Molecular Triggers and Regulators
Before moving on to consider human astrocyte development in vitro to generate authentic human astrocytes, we must first consider the in vivo mechanism.
Inside a human cortex, each astrocyte can be connected to several thousand neurons to form the neural network. For instance, each astrocyte can associate with the neural process to form many neuronal synapses (2,000,000 in humans) (Oberheim et al., 2009). Astrogenesis is mainly initiated by the activation of JAK-STAT, the canonical pathway regulating astrocyte gene expression (Bonni et al., 1997), although multiple signaling pathways participate (Wen et al., 2009). For example, STAT3 signaling is crucial for astrogenesis, and STAT3 activation requires the presence of the p300/CBP co-activator complex to initiate astrocyte gene expression (Freeman, 2010). STAT3 is activated by tyrosine kinases belonging to the Src and JAK families. This occurs as a consequence of cytokine or growth factor receptor activation and has been shown to be relevant for the EGF receptor (epidermal growth factor receptor), the GCSF (granulocyte colony stimulating factor) receptor or the IL-6 and CNTF receptors (Moon et al., 2002; Freeman, 2010). In addition to STAT3, the Notch pathway is another important regulator of cell fate. Notch activation directly regulates the HES family of the bHLH gene, inhibiting neurogenesis during the neurogenic period and promoting astrogenesis during the gliogenic period (Kageyama et al., 2005, 2008). Other signaling pathways, such as BMP-SMAD, and Nuclear factor IA (NFIA) can also promote astrogenesis in the presence of an active JAK-STAT signal (Bonni et al., 1997; Nakashima et al., 2001; Deneen et al., 2006; Nagao et al., 2007; Nakanishi et al., 2007; Stipursky et al., 2012). Even though the mechanisms underlying mammalian astrocyte commitment have not fully been characterized, this work has shed light on the essential signaling pathways that are responsible for the transition.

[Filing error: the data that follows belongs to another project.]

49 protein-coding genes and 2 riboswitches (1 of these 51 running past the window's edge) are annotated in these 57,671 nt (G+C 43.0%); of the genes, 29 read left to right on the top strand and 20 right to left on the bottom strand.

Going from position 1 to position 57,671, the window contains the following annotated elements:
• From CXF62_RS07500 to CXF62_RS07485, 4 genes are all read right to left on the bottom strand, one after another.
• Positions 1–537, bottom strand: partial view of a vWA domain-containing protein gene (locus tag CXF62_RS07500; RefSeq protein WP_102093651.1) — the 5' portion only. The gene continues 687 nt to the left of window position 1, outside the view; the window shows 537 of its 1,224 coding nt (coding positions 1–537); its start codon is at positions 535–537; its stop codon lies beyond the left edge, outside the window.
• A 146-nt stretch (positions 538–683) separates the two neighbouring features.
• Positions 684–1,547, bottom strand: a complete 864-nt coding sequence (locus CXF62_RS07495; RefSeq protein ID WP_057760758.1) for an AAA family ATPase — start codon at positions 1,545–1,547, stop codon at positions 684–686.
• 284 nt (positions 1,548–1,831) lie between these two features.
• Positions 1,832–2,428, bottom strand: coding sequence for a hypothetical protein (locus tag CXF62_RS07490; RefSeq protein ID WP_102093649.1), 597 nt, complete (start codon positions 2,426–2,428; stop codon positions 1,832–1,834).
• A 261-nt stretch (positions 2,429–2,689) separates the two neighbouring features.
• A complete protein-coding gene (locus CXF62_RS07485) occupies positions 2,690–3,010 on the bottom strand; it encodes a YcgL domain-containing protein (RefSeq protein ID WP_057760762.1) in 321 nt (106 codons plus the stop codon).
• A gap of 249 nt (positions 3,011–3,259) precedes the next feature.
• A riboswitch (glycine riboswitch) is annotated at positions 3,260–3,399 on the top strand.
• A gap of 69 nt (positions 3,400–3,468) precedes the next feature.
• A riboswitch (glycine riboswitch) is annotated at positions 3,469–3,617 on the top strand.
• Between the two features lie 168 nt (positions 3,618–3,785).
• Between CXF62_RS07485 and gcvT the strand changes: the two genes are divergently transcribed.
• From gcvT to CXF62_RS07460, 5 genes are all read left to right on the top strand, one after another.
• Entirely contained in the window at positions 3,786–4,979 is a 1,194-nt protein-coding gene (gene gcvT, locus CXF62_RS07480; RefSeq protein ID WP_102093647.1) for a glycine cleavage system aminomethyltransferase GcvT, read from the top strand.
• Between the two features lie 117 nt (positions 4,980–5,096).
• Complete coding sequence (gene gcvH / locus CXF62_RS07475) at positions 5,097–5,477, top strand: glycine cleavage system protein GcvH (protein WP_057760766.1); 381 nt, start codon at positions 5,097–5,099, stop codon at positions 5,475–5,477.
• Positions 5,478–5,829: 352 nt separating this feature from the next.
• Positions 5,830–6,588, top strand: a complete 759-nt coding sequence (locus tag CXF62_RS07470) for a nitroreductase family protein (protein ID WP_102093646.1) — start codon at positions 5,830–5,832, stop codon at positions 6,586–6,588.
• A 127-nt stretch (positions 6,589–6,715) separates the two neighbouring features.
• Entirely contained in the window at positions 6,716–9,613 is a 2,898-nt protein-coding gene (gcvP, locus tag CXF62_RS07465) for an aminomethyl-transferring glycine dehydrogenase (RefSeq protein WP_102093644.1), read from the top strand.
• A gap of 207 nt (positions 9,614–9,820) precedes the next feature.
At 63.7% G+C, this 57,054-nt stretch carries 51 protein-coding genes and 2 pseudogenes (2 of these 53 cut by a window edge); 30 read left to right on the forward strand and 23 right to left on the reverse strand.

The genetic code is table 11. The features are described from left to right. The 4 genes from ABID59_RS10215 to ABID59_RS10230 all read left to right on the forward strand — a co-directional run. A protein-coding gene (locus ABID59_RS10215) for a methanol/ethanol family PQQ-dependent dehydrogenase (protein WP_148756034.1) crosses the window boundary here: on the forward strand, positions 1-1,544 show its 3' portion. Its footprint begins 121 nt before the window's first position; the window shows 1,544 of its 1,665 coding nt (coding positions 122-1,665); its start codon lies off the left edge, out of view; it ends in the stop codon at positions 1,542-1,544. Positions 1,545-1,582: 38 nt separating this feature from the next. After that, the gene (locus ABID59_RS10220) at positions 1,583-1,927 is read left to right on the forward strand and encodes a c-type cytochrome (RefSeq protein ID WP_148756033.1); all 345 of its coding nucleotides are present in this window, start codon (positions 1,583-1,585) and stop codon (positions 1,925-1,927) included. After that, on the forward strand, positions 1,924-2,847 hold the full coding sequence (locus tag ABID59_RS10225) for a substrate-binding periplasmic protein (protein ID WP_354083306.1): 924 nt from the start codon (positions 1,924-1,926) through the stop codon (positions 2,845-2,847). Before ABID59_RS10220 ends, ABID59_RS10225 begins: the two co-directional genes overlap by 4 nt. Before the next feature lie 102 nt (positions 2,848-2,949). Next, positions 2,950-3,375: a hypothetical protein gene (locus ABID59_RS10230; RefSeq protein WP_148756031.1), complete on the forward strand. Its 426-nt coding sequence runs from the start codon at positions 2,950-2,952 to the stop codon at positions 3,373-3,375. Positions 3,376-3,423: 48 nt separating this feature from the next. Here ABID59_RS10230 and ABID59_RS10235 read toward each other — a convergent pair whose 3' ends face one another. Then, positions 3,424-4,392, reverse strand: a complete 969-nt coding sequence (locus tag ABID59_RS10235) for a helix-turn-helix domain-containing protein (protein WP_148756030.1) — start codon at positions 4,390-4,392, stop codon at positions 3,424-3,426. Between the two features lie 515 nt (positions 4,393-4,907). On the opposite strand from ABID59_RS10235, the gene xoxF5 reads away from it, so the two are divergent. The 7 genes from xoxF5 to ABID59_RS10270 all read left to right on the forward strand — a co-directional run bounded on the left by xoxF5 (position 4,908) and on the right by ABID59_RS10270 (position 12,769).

A combination of several molecules such as TGF-alpha, CNTF, LIF, IL-6 cytokines, and oncostatin M are required for astrocyte stimulation in vivo. Other factors such as BMPs are also involved in determining astrocytic fate. For instance, a delay or disruption in any of the signaling pathways can hinder the epigenetic mechanism and timing of neurogenesis and astrogenesis, eventually leading to perturbations in the relative ratios of the cell types (Yan et al., 2005; Tidyman and Rauen, 2009).
Generation of Human Astrocyte from Pluripotent Stem Cells
Examination of human astrocytes from post-mortem tissue have led to a better understanding of brain diseases and opened doors toward generating more efficient in vitro based models. The first human astrocytes were cultured from fetal or adult post-mortem tissue (Ennas et al., 1992; Lee et al., 1993), but were often contaminated with microglia and other cell types which were difficult to separate during dissections. Additionally, in many cases, biopsies represent the end stage of the disease and control tissue is obviously inaccessible due to ethical concerns and potential health risks. Given all the practical limitations of human brain tissue research, murine and rat astrocytes have mostly been used to study astrocyte physiology. For this purpose, murine or rat astrocytes are usually purified from the cortex. Alternatively, astrocytes may be generated from murine PSCs (Kleiderman et al., 2016). These generalized approaches do not account for regional heterogeneity of astrocytes, such as the expression of the transporter OCT3, which is high in striatal astrocytes and low in cortical astrocytes (Cui et al., 2009). Especially for disease studies, astrocytes may therefore be purified from the relevant brain regions. For instance, cerebellar, cortical, striatal, and nigral astrocytes show differences in dopamine or angiotensin signaling (Yu et al., 1996; Reuss and Unsicker, 2000). Thus, astrocytes from specific brain regions offer an attractive alternative source to study astrocyte function in vitro. Mice models offer further advantages since methods to manipulate the genome (knock-out or knock-in genes) are well-established. With these approaches it needs, however, to be considered that astrocyte heterogeneity may not be a cell-intrinsic property, but be decided by the surrounding neurons, and may therefore get lost in cell culture (Farmer et al., 2016).
Comparison of Human and Rodent Astrocytes
The long list of interspecies variation between human and rodent astrocytes underlines the need for authentic human astrocytes for disease modeling. Importantly, there are several visible differences between rodent and human astrocytes:
(i) The average length of astrocytes
Human astrocytes are structurally more complex than mouse astrocytes (Oberheim et al., 2006, 2009). An investigation of the total arborization length of mouse and human astrocytes in vitro found that the average astrocyte process in human was almost twice as long as that in rodents in vitro (Zhang et al., 2016).
(ii) Average branch numbers